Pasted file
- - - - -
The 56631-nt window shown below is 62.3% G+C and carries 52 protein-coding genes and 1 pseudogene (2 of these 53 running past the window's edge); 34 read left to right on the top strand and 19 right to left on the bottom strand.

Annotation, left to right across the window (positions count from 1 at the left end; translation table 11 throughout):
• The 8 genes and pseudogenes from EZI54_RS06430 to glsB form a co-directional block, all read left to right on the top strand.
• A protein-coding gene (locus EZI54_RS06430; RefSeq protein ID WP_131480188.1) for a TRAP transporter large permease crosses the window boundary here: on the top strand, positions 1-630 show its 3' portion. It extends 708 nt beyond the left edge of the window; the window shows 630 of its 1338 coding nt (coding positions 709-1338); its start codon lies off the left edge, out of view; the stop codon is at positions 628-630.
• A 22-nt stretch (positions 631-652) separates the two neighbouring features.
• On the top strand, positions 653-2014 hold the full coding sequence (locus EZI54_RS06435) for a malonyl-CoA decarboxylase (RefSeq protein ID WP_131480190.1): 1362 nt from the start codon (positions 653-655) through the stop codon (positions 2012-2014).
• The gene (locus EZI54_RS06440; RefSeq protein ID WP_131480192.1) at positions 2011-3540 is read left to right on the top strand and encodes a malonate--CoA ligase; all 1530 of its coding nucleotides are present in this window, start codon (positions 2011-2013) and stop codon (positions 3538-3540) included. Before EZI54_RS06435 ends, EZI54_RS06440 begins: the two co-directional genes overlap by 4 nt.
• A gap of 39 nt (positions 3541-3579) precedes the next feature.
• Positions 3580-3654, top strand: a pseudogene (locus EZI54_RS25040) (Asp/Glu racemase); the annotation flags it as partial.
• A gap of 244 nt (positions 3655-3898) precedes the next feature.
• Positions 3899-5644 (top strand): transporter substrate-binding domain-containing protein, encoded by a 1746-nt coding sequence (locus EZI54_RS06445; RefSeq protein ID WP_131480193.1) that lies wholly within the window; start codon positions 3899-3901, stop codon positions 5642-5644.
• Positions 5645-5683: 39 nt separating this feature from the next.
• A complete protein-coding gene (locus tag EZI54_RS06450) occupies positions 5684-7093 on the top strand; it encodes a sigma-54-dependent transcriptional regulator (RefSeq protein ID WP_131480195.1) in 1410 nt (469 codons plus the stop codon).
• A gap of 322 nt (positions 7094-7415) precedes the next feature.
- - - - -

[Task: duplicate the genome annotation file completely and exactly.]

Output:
The 56631-nt window shown below is 62.3% G+C and carries 52 protein-coding genes and 1 pseudogene (2 of these 53 running past the window's edge); 34 read left to right on the top strand and 19 right to left on the bottom strand.

Annotation, left to right across the window (positions count from 1 at the left end; translation table 11 throughout):
• The 8 genes and pseudogenes from EZI54_RS06430 to glsB form a co-directional block, all read left to right on the top strand.
• A protein-coding gene (locus EZI54_RS06430; RefSeq protein ID WP_131480188.1) for a TRAP transporter large permease crosses the window boundary here: on the top strand, positions 1-630 show its 3' portion. It extends 708 nt beyond the left edge of the window; the window shows 630 of its 1338 coding nt (coding positions 709-1338); its start codon lies off the left edge, out of view; the stop codon is at positions 628-630.
• A 22-nt stretch (positions 631-652) separates the two neighbouring features.
• On the top strand, positions 653-2014 hold the full coding sequence (locus EZI54_RS06435) for a malonyl-CoA decarboxylase (RefSeq protein ID WP_131480190.1): 1362 nt from the start codon (positions 653-655) through the stop codon (positions 2012-2014).
• The gene (locus EZI54_RS06440; RefSeq protein ID WP_131480192.1) at positions 2011-3540 is read left to right on the top strand and encodes a malonate--CoA ligase; all 1530 of its coding nucleotides are present in this window, start codon (positions 2011-2013) and stop codon (positions 3538-3540) included. Before EZI54_RS06435 ends, EZI54_RS06440 begins: the two co-directional genes overlap by 4 nt.
• A gap of 39 nt (positions 3541-3579) precedes the next feature.
• Positions 3580-3654, top strand: a pseudogene (locus EZI54_RS25040) (Asp/Glu racemase); the annotation flags it as partial.
• A gap of 244 nt (positions 3655-3898) precedes the next feature.
• Positions 3899-5644 (top strand): transporter substrate-binding domain-containing protein, encoded by a 1746-nt coding sequence (locus EZI54_RS06445; RefSeq protein ID WP_131480193.1) that lies wholly within the window; start codon positions 3899-3901, stop codon positions 5642-5644.
• Positions 5645-5683: 39 nt separating this feature from the next.
• A complete protein-coding gene (locus tag EZI54_RS06450) occupies positions 5684-7093 on the top strand; it encodes a sigma-54-dependent transcriptional regulator (RefSeq protein ID WP_131480195.1) in 1410 nt (469 codons plus the stop codon).
• A gap of 322 nt (positions 7094-7415) precedes the next feature.